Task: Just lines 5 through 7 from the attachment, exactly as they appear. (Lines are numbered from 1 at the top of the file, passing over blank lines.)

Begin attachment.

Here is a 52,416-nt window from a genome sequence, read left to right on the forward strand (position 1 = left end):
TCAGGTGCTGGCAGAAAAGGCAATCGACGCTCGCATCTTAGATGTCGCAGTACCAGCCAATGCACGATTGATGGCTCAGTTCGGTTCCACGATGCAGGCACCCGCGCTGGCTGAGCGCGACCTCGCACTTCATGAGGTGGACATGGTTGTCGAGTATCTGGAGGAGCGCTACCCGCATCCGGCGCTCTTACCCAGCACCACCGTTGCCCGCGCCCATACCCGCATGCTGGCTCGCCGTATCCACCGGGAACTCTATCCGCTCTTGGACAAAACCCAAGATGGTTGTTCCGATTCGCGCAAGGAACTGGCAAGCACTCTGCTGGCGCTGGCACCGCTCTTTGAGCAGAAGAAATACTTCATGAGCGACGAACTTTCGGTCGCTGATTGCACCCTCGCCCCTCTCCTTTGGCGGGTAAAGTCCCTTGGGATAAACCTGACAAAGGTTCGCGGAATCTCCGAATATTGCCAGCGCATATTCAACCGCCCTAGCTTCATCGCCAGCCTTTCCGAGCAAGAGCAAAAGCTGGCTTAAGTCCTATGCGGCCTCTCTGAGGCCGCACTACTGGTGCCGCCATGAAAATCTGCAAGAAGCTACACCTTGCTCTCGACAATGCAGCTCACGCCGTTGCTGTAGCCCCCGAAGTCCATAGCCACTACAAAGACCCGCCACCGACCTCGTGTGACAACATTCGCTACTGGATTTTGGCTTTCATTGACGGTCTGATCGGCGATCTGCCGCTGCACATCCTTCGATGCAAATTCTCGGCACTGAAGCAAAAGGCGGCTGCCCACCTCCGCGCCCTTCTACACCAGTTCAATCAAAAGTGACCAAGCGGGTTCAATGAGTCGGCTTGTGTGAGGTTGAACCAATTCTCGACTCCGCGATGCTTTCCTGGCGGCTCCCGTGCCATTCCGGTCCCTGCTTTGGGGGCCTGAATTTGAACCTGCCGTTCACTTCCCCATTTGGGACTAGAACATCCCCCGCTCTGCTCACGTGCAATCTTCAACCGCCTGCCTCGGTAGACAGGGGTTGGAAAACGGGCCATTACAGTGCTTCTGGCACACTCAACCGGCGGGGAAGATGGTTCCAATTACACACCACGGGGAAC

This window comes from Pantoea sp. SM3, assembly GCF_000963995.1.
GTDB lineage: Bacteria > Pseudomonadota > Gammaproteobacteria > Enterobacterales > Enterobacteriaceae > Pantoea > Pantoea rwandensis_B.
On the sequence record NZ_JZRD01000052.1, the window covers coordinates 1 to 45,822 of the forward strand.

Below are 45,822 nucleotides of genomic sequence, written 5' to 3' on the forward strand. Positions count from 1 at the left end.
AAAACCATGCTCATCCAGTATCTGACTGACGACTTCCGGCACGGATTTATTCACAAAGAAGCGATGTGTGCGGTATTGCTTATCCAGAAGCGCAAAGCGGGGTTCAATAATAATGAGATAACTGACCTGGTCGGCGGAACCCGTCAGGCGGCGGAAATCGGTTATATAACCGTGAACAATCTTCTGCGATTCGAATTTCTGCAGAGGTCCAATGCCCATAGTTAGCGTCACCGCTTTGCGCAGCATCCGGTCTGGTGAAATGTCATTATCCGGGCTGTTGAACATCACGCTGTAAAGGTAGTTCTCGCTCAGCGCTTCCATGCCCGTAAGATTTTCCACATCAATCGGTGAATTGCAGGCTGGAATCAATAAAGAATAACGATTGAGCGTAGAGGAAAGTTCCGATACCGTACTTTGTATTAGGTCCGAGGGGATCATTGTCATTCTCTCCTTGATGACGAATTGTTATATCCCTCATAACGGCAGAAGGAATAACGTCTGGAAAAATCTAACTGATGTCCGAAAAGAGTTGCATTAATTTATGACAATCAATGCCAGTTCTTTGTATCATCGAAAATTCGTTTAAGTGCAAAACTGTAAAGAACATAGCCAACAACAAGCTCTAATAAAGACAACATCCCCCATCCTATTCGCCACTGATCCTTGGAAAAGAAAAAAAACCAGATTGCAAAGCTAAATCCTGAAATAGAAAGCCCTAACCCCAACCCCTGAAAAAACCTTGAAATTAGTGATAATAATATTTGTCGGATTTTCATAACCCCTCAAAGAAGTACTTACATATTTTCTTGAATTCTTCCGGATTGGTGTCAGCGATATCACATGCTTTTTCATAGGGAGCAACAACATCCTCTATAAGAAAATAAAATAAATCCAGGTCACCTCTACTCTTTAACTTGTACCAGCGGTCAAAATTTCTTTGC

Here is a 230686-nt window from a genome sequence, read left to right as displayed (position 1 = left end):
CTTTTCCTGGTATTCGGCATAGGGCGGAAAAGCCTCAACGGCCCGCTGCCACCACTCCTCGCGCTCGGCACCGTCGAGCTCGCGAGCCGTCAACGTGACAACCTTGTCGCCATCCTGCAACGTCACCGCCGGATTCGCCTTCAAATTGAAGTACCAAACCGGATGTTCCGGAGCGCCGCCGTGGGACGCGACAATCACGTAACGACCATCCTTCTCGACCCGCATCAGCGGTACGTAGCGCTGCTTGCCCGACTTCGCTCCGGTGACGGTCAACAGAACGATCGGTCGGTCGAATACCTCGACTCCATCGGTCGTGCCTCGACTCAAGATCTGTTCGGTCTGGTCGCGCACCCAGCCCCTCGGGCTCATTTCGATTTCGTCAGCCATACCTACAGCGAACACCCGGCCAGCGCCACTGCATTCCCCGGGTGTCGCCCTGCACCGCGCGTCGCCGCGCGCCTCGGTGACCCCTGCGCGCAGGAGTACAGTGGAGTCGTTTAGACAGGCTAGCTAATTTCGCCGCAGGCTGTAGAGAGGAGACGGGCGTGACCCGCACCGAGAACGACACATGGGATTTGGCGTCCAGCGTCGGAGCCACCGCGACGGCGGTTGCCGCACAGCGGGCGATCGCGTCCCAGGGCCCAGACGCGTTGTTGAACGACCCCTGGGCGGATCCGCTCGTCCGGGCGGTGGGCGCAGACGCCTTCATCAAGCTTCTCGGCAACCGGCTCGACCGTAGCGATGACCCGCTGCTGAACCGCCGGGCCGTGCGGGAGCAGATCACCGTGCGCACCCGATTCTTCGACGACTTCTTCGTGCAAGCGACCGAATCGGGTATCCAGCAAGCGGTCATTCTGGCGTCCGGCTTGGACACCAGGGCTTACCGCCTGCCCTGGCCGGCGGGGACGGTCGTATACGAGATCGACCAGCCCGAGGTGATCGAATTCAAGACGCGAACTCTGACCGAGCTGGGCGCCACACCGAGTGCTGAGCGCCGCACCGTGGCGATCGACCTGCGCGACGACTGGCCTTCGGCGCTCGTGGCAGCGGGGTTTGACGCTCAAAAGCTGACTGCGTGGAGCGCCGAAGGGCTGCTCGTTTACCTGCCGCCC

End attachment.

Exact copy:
On the sequence record NZ_JZRD01000052.1, the window covers coordinates 1 to 45,822 of the forward strand.

Below are 45,822 nucleotides of genomic sequence, written 5' to 3' on the forward strand. Positions count from 1 at the left end.
AAAACCATGCTCATCCAGTATCTGACTGACGACTTCCGGCACGGATTTATTCACAAAGAAGCGATGTGTGCGGTATTGCTTATCCAGAAGCGCAAAGCGGGGTTCAATAATAATGAGATAACTGACCTGGTCGGCGGAACCCGTCAGGCGGCGGAAATCGGTTATATAACCGTGAACAATCTTCTGCGATTCGAATTTCTGCAGAGGTCCAATGCCCATAGTTAGCGTCACCGCTTTGCGCAGCATCCGGTCTGGTGAAATGTCATTATCCGGGCTGTTGAACATCACGCTGTAAAGGTAGTTCTCGCTCAGCGCTTCCATGCCCGTAAGATTTTCCACATCAATCGGTGAATTGCAGGCTGGAATCAATAAAGAATAACGATTGAGCGTAGAGGAAAGTTCCGATACCGTACTTTGTATTAGGTCCGAGGGGATCATTGTCATTCTCTCCTTGATGACGAATTGTTATATCCCTCATAACGGCAGAAGGAATAACGTCTGGAAAAATCTAACTGATGTCCGAAAAGAGTTGCATTAATTTATGACAATCAATGCCAGTTCTTTGTATCATCGAAAATTCGTTTAAGTGCAAAACTGTAAAGAACATAGCCAACAACAAGCTCTAATAAAGACAACATCCCCCATCCTATTCGCCACTGATCCTTGGAAAAGAAAAAAAACCAGATTGCAAAGCTAAATCCTGAAATAGAAAGCCCTAACCCCAACCCCTGAAAAAACCTTGAAATTAGTGATAATAATATTTGTCGGATTTTCATAACCCCTCAAAGAAGTACTTACATATTTTCTTGAATTCTTCCGGATTGGTGTCAGCGATATCACATGCTTTTTCATAGGGAGCAACAACATCCTCTATAAGAAAATAAAATAAATCCAGGTCACCTCTACTCTTTAACTTGTACCAGCGGTCAAAATTTCTTTGC